Changes the owner of the current database.
- [ @loginame = ] 'login'
Is the login ID of the new owner of the current database. login is sysname, with no default. login must be an already existing SQL Server login or Microsoft Windows user. login cannot become the owner of the current database if it already has access to the database through an existing alias or user security account within the database. To avoid this, drop the alias or user within the current database first.
- [ @map = ] remap_alias_flag
Is the value true or false, which indicates whether existing aliases assigned to the old database owner (dbo) are mapped to the new owner of the current database or dropped. remap_alias_flag is varchar(5), with a default of NULL. This indicates that any existing aliases to the old dbo are mapped to the new owner of the current database. false indicates that existing aliases to the old database owner are dropped.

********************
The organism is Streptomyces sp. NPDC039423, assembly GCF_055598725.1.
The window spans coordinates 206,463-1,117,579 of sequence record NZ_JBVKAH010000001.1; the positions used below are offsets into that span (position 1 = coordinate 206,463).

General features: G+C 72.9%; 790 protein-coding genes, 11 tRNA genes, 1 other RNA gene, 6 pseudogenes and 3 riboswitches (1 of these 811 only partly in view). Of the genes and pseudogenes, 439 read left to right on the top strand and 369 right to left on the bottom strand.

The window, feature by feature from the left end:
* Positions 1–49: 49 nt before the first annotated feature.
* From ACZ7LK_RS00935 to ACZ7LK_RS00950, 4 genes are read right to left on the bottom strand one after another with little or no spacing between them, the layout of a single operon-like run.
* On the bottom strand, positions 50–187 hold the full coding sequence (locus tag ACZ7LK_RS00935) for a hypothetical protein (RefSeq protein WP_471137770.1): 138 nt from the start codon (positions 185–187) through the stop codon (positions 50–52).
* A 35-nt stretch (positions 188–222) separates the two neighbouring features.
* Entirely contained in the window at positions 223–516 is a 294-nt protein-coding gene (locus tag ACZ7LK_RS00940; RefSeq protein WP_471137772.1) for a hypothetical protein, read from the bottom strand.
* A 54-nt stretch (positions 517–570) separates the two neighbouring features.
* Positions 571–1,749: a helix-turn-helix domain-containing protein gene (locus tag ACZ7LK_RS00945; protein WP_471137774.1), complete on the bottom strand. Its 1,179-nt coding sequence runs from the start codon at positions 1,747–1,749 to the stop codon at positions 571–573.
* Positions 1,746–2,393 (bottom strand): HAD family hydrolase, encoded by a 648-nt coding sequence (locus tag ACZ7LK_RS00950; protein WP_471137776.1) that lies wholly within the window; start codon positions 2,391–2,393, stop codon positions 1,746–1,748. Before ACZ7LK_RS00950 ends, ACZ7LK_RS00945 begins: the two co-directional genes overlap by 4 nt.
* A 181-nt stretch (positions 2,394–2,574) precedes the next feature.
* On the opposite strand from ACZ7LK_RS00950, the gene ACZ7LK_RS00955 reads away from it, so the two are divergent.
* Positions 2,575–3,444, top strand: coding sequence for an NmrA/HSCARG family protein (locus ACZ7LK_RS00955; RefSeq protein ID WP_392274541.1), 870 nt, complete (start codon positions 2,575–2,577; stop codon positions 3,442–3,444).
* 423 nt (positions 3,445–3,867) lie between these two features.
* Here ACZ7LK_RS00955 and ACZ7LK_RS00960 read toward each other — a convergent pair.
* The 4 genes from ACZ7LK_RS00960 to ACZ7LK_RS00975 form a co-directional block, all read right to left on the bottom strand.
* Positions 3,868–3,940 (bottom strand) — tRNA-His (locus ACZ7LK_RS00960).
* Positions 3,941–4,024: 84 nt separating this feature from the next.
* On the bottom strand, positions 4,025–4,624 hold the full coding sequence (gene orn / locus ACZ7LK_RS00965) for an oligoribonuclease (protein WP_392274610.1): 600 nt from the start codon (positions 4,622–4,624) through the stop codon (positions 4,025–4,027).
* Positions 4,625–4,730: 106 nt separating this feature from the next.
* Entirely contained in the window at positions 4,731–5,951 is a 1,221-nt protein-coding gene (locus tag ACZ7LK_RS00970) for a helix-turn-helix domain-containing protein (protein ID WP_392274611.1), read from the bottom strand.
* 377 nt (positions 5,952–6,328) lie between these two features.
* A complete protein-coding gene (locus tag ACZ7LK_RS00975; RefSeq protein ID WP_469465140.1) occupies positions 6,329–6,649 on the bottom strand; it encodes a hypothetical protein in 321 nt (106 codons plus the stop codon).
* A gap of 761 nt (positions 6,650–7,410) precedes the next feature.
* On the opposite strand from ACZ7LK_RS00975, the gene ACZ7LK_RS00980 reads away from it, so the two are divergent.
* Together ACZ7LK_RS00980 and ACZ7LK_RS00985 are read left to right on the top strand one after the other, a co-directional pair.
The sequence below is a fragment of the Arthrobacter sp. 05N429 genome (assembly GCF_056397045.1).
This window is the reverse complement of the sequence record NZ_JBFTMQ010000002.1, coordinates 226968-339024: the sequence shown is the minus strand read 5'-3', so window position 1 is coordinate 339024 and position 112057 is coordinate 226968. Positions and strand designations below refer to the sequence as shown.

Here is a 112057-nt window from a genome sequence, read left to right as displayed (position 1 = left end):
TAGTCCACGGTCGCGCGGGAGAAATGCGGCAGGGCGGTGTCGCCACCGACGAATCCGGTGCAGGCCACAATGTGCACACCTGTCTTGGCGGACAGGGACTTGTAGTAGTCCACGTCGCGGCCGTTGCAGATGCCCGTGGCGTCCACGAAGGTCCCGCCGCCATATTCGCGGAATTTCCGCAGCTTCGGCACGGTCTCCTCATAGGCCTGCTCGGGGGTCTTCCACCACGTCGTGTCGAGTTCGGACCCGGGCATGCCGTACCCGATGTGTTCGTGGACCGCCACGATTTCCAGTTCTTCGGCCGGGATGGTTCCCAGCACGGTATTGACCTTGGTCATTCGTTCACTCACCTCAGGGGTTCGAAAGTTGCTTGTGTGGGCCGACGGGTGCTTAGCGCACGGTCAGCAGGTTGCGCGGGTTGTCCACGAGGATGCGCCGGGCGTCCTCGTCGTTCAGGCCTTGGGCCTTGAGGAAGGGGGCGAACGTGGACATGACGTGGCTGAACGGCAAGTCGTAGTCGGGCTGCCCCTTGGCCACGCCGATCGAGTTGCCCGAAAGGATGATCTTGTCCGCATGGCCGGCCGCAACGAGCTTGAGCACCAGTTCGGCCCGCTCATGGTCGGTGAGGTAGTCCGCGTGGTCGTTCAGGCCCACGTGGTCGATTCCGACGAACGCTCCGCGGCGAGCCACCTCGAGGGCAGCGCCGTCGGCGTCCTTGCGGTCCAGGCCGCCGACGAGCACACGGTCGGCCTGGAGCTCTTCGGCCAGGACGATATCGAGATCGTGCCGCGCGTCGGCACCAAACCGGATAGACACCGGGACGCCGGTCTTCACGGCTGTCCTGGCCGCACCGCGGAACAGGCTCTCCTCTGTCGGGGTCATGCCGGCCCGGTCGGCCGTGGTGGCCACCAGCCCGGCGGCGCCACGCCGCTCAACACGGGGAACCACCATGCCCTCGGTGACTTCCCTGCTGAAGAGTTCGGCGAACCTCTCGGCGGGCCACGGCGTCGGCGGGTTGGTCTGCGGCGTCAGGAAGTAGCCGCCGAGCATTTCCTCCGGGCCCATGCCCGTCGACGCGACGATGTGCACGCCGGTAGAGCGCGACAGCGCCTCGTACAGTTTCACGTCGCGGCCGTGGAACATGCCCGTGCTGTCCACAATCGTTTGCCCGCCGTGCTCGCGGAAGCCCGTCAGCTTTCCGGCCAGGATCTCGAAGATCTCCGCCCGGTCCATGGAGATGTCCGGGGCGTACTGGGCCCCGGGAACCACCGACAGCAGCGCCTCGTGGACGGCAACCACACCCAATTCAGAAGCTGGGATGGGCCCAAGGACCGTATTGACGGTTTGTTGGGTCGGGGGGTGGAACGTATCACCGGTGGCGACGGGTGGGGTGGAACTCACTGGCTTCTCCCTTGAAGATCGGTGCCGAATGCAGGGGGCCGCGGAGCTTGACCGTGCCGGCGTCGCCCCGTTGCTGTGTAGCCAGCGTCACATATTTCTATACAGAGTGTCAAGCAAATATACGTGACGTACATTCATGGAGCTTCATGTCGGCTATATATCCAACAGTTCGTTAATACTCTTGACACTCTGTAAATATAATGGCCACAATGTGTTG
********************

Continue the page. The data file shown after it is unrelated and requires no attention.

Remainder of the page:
After sp_changedbowner is executed, the new owner is known as the dbo user inside the database. The dbo has implied permissions to perform all activities in the database.
The owner of the master, model, or tempdb system databases cannot be changed.
To display a list of the valid login values, execute the sp_helplogins stored procedure.
Executing sp_changedbowner with only the login parameter changes database ownership to login and maps the aliases of users that were previously assigned to dbo to this new database owner.
You can change the owner of any securable by using the ALTER AUTHORIZATION statement. For more information, see ALTER AUTHORIZATION (Transact-SQL).
The following example makes the login
Albert the owner of the current database and maps to
Albert existing aliases that are assigned to the old database owner.
EXEC sp_changedbowner 'Albert'